There are a lot of things we think we know about mass shootings: that they come about when mentally unstable individuals suddenly snap; that there are more and more of them every year; that smarter and stricter laws can help prevent them. A new article in the journal Homicide Studies says that all of those assumptions are wrong.
In the article, titled “Mass Shootings in America: Moving Beyond Newtown,” Northeastern University criminologists James Alan Fox and Monica J. DeLateur examine existing research and data to refute 11 common assumptions about mass murder—which the FBI defines as any single, sustained incident that takes the lives of four or more victims.
Many of their points seem like the starting point for a conversation rather than the end of one. But if we’re going to have a national conversation about mass shootings—and we’re already having it—then it might as well be based on data rather than assumptions.
The biggest myth they claim to bust? The idea that mass murder in America is on the rise. Fox and DeLateur specifically challenge a recent Mother Jones project that claimed “a recent surge in incidents and fatalities” from mass shootings. The authors argue that Mother Jones arbitrarily limited its analysis to certain types of mass shootings—ones occurring in public places, committed by lone gunmen with no robbery motive or gang affiliation—and that by limiting the data set the magazine came away with skewed results.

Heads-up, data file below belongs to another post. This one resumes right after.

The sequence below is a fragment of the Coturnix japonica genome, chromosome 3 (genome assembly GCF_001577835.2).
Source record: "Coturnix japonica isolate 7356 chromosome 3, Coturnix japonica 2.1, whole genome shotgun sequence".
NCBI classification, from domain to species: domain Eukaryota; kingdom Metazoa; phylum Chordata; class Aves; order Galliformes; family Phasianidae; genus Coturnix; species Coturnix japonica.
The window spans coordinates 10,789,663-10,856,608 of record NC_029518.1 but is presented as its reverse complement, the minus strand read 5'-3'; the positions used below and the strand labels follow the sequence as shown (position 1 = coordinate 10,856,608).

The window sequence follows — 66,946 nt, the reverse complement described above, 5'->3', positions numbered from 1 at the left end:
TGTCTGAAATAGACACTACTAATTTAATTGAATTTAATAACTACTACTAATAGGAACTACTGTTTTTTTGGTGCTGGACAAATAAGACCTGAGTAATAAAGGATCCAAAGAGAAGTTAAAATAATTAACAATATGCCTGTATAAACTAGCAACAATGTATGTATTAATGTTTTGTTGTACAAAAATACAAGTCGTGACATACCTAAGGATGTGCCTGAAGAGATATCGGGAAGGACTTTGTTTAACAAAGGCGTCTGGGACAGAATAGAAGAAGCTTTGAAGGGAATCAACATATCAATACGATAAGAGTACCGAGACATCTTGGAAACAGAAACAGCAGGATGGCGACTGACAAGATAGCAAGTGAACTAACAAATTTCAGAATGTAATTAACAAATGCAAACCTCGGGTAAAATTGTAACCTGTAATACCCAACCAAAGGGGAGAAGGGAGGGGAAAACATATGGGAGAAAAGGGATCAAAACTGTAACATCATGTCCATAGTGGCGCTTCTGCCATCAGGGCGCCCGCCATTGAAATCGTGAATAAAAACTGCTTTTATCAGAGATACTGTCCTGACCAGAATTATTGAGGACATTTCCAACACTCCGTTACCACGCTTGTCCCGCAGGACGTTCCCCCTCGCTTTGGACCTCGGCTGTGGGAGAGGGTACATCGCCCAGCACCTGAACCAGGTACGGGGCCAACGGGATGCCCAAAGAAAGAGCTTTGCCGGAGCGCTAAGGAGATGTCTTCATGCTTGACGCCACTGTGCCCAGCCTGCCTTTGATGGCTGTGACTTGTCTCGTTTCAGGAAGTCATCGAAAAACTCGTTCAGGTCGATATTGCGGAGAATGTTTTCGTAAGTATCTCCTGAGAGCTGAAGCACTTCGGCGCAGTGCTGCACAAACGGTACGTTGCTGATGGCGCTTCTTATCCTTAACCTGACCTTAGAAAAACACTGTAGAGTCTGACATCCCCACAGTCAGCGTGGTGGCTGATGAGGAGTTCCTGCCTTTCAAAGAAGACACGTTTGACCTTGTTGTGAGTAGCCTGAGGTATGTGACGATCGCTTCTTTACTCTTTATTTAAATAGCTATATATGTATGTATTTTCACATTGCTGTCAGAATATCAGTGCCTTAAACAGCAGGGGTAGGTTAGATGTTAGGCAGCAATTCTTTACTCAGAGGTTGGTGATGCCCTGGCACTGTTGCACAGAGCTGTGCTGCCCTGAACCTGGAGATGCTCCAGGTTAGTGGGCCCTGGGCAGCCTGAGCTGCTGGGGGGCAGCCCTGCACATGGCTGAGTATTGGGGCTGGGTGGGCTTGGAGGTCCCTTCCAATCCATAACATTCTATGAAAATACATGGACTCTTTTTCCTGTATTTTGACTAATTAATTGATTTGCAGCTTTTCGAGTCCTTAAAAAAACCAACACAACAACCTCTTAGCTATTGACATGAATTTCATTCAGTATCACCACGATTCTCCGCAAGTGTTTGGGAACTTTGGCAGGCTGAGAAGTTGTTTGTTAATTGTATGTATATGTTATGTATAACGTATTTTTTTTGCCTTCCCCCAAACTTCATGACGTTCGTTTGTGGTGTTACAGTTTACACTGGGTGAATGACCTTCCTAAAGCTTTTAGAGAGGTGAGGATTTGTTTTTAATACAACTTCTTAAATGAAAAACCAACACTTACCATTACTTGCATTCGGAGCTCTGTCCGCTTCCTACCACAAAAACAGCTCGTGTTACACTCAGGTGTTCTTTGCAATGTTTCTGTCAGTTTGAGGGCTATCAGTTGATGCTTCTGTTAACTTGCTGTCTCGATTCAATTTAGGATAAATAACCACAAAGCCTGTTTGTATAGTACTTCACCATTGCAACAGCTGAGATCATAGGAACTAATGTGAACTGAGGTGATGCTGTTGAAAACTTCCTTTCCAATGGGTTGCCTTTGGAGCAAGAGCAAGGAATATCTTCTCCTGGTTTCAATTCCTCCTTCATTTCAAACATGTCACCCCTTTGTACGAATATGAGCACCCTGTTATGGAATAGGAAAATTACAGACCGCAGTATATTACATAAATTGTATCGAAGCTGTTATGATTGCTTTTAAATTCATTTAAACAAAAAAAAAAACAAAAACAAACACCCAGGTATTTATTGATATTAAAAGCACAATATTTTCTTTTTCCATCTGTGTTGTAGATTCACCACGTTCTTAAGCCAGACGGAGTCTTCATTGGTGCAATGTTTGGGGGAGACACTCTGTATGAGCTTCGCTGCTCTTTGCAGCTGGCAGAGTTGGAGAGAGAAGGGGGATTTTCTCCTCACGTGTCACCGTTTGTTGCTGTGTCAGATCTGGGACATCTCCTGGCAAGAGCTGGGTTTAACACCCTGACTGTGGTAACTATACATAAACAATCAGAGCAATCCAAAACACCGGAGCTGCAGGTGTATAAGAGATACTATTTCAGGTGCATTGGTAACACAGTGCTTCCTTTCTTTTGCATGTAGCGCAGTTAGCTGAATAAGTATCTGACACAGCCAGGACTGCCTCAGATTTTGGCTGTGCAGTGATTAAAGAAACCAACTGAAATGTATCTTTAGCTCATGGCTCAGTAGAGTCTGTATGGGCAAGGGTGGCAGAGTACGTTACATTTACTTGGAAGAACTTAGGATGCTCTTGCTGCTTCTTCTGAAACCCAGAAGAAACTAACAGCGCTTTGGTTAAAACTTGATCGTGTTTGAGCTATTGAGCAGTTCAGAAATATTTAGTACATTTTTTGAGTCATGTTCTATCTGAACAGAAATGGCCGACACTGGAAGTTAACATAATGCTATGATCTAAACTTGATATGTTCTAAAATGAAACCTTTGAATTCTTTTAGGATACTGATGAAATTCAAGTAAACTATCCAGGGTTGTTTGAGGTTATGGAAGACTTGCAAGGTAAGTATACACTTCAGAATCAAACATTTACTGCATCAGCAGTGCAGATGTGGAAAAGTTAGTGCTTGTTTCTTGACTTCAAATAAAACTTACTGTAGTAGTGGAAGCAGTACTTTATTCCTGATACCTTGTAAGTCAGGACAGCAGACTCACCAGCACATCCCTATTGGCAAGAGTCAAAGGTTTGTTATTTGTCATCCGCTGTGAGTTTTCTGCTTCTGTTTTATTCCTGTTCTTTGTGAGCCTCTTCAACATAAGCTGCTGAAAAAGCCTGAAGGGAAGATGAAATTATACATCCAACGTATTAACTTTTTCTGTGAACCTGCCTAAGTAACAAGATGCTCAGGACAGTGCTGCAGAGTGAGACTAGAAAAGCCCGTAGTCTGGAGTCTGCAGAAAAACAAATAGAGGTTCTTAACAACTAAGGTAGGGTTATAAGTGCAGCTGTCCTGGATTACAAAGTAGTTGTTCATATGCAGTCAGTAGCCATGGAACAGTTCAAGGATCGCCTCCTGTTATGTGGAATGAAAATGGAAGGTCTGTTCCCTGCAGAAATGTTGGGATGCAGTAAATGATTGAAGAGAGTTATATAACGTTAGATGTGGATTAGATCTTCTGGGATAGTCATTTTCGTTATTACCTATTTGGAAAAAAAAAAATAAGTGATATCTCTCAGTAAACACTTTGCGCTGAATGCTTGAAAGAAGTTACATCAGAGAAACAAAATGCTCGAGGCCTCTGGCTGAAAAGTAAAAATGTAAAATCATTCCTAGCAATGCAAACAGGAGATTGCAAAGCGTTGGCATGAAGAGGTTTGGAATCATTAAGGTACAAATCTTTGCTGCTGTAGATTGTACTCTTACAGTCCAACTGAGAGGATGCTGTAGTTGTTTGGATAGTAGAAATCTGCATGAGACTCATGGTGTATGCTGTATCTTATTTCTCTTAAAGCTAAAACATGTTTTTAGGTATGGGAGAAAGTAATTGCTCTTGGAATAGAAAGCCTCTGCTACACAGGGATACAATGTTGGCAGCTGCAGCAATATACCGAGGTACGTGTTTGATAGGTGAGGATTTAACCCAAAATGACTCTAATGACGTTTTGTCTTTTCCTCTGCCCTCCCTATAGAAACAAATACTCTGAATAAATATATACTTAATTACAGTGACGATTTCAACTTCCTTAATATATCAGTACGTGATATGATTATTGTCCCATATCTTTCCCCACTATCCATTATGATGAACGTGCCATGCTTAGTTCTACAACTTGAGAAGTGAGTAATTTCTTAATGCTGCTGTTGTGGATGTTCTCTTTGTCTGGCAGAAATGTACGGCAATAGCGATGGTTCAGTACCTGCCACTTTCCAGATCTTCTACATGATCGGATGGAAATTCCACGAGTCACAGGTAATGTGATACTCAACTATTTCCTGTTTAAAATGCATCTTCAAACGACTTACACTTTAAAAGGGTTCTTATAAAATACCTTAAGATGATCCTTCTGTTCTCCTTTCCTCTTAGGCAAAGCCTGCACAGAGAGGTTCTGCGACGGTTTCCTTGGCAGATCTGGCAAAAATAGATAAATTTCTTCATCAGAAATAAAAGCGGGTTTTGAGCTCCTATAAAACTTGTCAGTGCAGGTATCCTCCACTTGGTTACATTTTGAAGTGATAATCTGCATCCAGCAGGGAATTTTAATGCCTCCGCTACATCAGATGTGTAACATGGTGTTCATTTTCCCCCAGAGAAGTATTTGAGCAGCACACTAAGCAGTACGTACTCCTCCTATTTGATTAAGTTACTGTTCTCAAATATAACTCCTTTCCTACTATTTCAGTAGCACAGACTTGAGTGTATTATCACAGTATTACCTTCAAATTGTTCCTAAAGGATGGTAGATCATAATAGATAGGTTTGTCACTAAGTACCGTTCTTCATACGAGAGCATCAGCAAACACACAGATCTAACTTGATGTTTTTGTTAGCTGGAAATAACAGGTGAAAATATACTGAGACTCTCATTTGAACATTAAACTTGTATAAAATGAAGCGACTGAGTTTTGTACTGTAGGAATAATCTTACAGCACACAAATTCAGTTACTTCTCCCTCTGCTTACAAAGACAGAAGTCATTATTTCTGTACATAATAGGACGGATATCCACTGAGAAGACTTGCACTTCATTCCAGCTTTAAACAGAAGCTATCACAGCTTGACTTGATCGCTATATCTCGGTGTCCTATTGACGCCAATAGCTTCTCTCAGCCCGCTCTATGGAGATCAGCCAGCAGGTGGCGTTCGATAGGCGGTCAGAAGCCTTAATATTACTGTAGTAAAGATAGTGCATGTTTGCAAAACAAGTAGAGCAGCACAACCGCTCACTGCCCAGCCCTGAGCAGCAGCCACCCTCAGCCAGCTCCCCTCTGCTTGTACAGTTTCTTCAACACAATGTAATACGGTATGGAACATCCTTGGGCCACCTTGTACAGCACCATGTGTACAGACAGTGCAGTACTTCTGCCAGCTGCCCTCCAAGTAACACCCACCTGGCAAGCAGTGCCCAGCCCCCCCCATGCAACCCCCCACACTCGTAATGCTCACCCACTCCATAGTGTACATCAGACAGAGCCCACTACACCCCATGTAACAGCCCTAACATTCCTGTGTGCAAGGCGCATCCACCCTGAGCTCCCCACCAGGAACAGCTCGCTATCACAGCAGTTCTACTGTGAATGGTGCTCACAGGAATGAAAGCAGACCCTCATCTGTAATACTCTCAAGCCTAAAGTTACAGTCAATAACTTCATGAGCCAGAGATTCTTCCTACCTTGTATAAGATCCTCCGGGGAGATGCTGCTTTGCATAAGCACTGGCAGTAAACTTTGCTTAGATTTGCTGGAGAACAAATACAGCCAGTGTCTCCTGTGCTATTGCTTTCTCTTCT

By expanding their analysis to include all mass shootings regardless of location or motive, Fox and DeLateur found that the rate of mass shootings has remained steady from 1976 to 2011, at about 20 incidents per year, and that “the facts clearly say that there has been no increase in mass shootings and certainly no epidemic.” I read the Mother Jones piece when it appeared, and I found it tragic and convincing.
But Fox and DeLateur also sound convincing when they argue that “including mass shootings in all forms can only add to our understanding of extreme killing.” At the very least, Fox and DeLateur’s findings add nuance to a topic that is often oversimplified.